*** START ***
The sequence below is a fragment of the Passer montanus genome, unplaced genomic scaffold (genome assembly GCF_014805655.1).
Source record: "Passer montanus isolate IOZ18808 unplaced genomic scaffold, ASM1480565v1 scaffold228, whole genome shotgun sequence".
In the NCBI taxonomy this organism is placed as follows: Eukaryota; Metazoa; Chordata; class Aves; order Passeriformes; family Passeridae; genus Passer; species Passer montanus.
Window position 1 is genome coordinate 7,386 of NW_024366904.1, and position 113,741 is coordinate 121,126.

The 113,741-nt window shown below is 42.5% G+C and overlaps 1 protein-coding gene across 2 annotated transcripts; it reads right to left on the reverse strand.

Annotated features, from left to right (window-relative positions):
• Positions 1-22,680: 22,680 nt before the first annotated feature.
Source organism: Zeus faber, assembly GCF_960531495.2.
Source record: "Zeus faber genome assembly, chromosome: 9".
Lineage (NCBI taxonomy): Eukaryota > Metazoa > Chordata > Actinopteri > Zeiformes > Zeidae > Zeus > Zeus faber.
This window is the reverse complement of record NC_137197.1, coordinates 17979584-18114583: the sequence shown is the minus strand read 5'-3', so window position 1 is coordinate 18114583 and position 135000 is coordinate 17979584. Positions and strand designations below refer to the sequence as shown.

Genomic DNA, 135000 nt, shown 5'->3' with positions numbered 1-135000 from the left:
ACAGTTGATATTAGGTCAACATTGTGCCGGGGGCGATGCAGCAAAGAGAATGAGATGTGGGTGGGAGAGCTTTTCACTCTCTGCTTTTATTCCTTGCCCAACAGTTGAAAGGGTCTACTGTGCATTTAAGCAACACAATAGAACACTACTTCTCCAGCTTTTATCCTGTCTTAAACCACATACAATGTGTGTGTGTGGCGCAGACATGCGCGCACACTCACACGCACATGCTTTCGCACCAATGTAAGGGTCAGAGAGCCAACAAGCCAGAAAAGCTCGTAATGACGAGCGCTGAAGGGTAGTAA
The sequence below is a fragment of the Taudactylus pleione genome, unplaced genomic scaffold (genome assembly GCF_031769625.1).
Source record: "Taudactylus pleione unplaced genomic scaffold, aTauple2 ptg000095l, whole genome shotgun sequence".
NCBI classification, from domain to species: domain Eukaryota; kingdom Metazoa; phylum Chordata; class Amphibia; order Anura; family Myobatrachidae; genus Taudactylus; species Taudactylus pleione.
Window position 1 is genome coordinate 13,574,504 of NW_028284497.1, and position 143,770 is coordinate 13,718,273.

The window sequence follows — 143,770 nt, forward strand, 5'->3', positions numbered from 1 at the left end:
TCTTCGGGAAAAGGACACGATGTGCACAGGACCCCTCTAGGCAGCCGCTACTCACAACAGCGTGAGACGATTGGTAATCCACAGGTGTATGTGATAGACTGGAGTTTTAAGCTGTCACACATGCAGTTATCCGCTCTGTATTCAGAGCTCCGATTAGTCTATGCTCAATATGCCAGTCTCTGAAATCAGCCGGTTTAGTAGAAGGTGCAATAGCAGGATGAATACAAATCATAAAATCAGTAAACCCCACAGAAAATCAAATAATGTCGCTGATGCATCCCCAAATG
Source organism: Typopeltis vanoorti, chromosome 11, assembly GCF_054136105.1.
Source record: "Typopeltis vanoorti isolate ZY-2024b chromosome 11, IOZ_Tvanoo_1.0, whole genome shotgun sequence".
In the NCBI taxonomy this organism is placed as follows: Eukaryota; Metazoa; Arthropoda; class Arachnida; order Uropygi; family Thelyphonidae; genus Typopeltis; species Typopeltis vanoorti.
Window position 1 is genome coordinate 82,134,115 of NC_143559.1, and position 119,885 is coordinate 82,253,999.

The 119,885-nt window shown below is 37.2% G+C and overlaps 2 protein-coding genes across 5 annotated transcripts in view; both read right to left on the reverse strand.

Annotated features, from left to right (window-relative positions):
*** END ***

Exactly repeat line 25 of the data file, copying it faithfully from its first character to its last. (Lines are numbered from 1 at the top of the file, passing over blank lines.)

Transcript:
Annotated features, from left to right (window-relative positions):